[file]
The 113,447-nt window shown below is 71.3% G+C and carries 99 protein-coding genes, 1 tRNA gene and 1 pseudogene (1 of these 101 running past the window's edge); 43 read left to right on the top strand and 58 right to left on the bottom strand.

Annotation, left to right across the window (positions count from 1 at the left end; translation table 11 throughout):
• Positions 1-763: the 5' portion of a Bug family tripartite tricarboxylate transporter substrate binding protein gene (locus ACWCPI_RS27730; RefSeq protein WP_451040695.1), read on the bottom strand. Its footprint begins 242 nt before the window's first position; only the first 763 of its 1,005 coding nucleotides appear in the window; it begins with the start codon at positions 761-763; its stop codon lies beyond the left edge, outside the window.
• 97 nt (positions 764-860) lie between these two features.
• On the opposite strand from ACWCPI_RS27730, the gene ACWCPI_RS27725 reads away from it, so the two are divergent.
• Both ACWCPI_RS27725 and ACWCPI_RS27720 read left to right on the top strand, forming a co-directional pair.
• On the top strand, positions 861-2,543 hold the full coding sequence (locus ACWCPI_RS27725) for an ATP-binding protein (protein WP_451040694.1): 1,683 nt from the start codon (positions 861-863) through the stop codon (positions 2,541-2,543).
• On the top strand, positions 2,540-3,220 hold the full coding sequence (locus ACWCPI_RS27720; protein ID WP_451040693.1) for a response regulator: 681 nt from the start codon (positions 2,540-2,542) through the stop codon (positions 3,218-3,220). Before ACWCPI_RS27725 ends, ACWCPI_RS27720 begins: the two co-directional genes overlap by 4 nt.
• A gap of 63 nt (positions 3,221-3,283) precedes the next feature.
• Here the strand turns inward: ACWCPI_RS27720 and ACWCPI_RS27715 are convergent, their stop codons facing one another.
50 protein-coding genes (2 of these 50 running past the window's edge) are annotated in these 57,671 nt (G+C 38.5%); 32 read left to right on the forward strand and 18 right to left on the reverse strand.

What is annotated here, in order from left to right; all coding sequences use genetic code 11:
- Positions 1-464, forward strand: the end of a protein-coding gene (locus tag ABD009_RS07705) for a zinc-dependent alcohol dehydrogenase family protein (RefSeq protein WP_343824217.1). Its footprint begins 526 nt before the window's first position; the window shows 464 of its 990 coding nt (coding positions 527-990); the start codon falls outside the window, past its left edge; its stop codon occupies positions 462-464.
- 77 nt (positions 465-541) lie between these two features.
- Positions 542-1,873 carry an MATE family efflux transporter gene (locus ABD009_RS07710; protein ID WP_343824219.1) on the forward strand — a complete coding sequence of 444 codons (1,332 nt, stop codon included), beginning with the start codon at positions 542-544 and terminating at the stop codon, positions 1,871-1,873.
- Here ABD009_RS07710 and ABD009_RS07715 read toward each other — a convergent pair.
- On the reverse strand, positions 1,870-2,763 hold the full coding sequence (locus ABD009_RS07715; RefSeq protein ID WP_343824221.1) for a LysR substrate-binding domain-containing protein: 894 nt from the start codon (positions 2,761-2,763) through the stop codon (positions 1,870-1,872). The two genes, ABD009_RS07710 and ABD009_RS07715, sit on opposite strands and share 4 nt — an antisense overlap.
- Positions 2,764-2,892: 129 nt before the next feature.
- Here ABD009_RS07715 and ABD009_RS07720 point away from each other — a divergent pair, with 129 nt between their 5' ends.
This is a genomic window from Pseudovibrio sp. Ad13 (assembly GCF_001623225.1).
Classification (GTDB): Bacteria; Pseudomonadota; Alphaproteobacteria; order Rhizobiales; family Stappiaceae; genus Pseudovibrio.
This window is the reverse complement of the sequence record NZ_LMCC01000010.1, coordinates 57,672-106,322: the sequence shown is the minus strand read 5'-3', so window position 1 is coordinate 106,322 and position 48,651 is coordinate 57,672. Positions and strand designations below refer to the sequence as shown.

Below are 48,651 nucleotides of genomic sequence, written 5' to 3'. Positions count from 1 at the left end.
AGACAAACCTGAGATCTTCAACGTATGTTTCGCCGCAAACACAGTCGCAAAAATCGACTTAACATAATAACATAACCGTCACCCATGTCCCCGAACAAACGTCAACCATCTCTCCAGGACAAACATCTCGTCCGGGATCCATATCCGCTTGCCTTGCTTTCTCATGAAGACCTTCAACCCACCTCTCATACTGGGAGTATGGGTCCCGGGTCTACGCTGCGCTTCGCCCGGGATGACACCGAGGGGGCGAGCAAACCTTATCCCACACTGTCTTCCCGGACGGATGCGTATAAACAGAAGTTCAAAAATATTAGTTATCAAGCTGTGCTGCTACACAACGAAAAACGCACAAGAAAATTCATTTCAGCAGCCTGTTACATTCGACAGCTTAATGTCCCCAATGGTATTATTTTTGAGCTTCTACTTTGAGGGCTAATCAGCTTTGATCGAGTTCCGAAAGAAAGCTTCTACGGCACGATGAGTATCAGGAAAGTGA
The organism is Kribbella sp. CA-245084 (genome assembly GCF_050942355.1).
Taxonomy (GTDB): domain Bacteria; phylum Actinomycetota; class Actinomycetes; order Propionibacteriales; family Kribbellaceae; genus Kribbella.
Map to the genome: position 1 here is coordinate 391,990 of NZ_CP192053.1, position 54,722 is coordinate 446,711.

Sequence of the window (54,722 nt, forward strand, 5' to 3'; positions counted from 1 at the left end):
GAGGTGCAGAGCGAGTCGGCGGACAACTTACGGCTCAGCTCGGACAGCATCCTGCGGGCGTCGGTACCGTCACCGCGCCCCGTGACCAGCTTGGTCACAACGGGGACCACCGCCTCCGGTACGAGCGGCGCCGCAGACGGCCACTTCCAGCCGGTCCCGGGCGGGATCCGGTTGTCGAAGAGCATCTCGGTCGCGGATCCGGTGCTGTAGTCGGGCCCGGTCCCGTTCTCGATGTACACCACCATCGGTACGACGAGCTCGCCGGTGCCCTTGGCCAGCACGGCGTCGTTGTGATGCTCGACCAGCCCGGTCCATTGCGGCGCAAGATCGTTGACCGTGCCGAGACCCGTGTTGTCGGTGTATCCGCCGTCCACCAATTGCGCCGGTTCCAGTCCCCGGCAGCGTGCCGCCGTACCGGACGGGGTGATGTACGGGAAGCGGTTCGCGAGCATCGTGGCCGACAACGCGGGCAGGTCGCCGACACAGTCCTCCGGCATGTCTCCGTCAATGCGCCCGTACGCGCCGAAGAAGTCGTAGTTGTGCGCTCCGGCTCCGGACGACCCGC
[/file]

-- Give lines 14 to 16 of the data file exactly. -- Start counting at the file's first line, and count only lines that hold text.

- 77 nt (positions 465-541) lie between these two features.
- Positions 542-1,873 carry an MATE family efflux transporter gene (locus ABD009_RS07710; protein ID WP_343824219.1) on the forward strand — a complete coding sequence of 444 codons (1,332 nt, stop codon included), beginning with the start codon at positions 542-544 and terminating at the stop codon, positions 1,871-1,873.
- Here ABD009_RS07710 and ABD009_RS07715 read toward each other — a convergent pair.